Ross Dawson: We do have flying cars. But not in the way they’re portrayed in the film. [Dawson adds via email: Flying cars exist; see for example AeroMobil. But we don't yet have the highly manoeuvrable vehicles shown in the film.]
Adrian Berry: I’ve thought about them for years and years, but I think they’re terribly dangerous for the whole population. As soon as you start driving the things yourself, there will be an awful lot of dead bodies falling out of the sky.
Glen Hiemstra: They got a lot right in terms of the overall feel of 2015. They have robot gas stations. We don’t really have robot arms putting gas into your car, but we’re pretty automated.
Anne Lise Kjaer: If you look at the pollution, they predicted [a] gloomy future which was very, very polluted. This was [after] you had the energy crisis in the ’70s. The thinking was already there. They portrayed the future as very polluted. I think they got that right.
What about the hoverboards?
Michael Rogers: I’ve thought about the hoverboard a lot, and what it would require, basically, is anti-gravity technology. In 2015 we won’t even have a complete theory of gravity.
Glen Hiemstra: Obviously the hoverboard was wrong. But there’s a hoverboard company now. It uses magnetic repulsion. They’re called Hendo Hoverboards. They have to be on a certain kind of metal surface. It’s a company with big dreams of having a big impact in the warehousing and factory business, where you could move things around on big hoverboards. As of six months ago, we would’ve said, “Well, they got hoverboards wrong.” But Hendo appeared in the past six months.
Ross Dawson: The reason people have been trying to create a hoverboard is that it was in the film and it captured people’s imaginations. They weren’t trying to predict the future, they were trying to create an interesting film, but I think it’s interesting that everyone is saying “Where is my hoverboard” and now people are trying to create that. We discover what we want. Science fiction creates the desire for the technology that we see, which means that entrepreneurs can see if there is a desire and they then work hard to be able to create the technologies that we’ve discovered that we want.
On the food and kitchen technology of the future:
Glen Hiemstra: They’re in his future house with his future self. And they make the pizza. And then a thing comes down out of the ceiling, which is a big garden thing that has fresh fruit and herbs and other vegetables in it. We do microwave a lot of things. You can go to any outdoor [camping supplies] store and get a pretty wide array of dehydrated food that isn't that far off from that small pizza.
Syd Mead: No, I don’t remember [how the film depicted food]. I hope it wasn’t pills. [laughs] That was a fixture in future films. Popping steak or spinach or whatever in a pill. I hope it never comes to that.
Ross Dawson: The dehydrated pizza ... I think this is an interesting point. I was saying before they were creating fiction. There was quite a lot they incorporated that was what people were anticipating. In the ’80s, people were thinking about this idea of dehydrated food. This kind of portrayal of the future helps us to distinguish between the things we think are going to happen and then [decide] “I want that” or “I don’t want that.”
Syd Mead: Microwave dinners are bad enough. Of course, microwave upsets the molecular structure of food, which isn’t too terribly healthy.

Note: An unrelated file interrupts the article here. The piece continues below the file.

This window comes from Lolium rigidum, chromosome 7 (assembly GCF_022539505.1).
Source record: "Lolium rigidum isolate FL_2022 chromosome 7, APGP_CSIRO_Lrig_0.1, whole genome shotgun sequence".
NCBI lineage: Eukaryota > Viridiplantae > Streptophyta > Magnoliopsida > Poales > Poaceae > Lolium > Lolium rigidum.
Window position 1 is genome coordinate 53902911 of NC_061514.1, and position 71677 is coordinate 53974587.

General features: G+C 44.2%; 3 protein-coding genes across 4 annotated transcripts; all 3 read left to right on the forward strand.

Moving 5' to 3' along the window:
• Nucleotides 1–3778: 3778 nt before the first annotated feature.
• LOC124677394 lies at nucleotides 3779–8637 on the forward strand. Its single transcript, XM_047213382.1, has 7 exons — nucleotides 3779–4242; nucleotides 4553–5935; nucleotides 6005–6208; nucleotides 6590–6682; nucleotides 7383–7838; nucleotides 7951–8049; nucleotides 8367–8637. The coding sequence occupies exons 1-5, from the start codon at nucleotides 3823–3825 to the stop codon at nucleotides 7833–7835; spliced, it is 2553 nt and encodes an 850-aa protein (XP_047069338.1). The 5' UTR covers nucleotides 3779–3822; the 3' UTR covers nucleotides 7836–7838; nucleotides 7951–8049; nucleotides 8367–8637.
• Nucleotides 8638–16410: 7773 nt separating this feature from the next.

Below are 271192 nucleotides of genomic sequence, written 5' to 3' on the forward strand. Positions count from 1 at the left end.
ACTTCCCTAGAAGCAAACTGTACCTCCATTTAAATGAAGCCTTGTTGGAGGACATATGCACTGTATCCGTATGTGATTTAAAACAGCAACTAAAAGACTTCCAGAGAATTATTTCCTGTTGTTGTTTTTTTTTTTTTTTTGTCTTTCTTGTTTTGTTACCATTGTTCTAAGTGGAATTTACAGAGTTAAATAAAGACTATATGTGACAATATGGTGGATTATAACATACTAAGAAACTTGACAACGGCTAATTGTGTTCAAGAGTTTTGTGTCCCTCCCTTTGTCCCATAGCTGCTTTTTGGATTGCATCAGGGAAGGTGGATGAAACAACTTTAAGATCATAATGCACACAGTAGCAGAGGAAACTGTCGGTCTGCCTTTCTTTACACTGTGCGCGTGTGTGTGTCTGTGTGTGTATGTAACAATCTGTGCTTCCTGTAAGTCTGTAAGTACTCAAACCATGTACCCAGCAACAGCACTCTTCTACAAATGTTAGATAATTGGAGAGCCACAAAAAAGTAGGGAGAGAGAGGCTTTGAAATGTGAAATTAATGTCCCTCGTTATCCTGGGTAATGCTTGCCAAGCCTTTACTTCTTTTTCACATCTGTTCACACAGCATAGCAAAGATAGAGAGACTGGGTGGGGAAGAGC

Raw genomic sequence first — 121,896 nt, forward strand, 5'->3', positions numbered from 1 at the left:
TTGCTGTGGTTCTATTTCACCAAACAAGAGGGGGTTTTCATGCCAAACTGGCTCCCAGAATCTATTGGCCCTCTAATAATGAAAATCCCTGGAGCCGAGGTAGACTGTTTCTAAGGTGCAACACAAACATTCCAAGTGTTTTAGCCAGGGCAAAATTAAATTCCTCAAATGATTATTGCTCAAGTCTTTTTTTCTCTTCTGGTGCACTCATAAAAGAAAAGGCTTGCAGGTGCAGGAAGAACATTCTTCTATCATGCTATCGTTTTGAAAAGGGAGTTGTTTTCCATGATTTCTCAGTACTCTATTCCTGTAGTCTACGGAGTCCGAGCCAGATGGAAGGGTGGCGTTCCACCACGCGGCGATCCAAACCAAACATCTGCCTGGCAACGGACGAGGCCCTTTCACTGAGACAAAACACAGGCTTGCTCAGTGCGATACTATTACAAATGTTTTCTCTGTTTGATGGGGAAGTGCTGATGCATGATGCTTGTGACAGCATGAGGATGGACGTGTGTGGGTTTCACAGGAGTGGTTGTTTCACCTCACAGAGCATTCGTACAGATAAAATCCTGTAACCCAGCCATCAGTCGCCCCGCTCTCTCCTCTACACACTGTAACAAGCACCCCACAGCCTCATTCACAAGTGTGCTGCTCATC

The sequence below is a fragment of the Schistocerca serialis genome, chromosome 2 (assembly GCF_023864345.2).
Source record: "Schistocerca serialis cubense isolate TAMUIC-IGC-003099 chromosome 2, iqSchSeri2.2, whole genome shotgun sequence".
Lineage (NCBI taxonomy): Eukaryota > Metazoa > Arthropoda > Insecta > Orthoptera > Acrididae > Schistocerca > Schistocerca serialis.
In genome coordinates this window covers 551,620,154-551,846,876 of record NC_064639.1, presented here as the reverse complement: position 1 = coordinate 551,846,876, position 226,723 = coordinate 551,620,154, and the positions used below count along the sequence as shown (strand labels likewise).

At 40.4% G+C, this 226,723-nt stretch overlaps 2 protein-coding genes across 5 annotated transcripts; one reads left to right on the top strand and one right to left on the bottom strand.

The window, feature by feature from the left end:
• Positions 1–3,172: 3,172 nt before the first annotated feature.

Let’s talk about Back to the Future fashion.
Glen Hiemstra: There’s the clothes that self-dry and automatically adjust in a big way to fit Marty. I’m surprised Dyson hasn’t made a self-drying jacket of some kind with a little motor in it. That’s one that technically you could say they got wrong.
Anne Lise Kjaer: Smart clothing is also very interesting because 2014 was the year of wearables. We had materials, we have smart materials that are already self-drying. ... Nike must have sponsored the film because there are so many Nike shoes. All the people are wearing trainers in 2015.
Glen Hiemstra: When Doc and Marty get up to 2015, Doc says, “Here, you gotta wear this jacket and turn your clothes inside out. That’s the fashion today.” Later the adult Marty in 2015 has this weird thing where he wears two neckties side by side. So they played with fashion a little bit.
Ross Dawson: They have video glasses. It’s interesting that that is now coming into play with Google Glass and a number of other competitors.
Anne Lise Kjaer: All of this about voice control channel, multiple screens, then of course the Glass technology—they sit around the table and they have the eyewear already. And Skype and the digital pay system. We already have that now, right?
Ross Dawson: One of the things which, I suppose, epitomizes the film is the self-lacing shoes. I suppose part of the issue around that is, it seems like a good idea. But how are you going to pay for self-lacing shoes if it’s an extraordinarily advanced technology when it’s not that hard to lace yourself? Is it really worth developing self-lacing shoes as opposed to other things that could be more practical in our lives?
Adrian Berry: If you can make that [self-tying shoes] happen, that’d be great. I have a lot of trouble with shoes. But I don’t think it’s going to happen next year. I don’t know if any manufacturer has got any plans for it.
What else did the movie get horribly wrong?
Glen Hiemstra: The number one thing they got wrong was the dominance of fax machines in 2015. That’s characteristic of a common forecasting pitfall, which is to overestimate the importance of something that is dominant in the current time. Fax machines were relatively new in the late ’80s. So if you remember when Marty’s getting fired, there’s a fax coming in. And they refer to fax machines several times. Some time in the first 30 minutes, Marty and Doc walk past a U.S. postal service mailbox out on the street. It has a big computer terminal and a big sign that says “Fax here.” Faxes are still around but they aren’t in any way dominant.
Syd Mead: The fax machine was magic because you were transmitting pictures. That was magic back then. The Internet hadn’t been invented, really. It was a military/technical link between research groups. So you can’t imagine something that you can’t imagine. It’s a limitation of how we think and how we associate things with each other.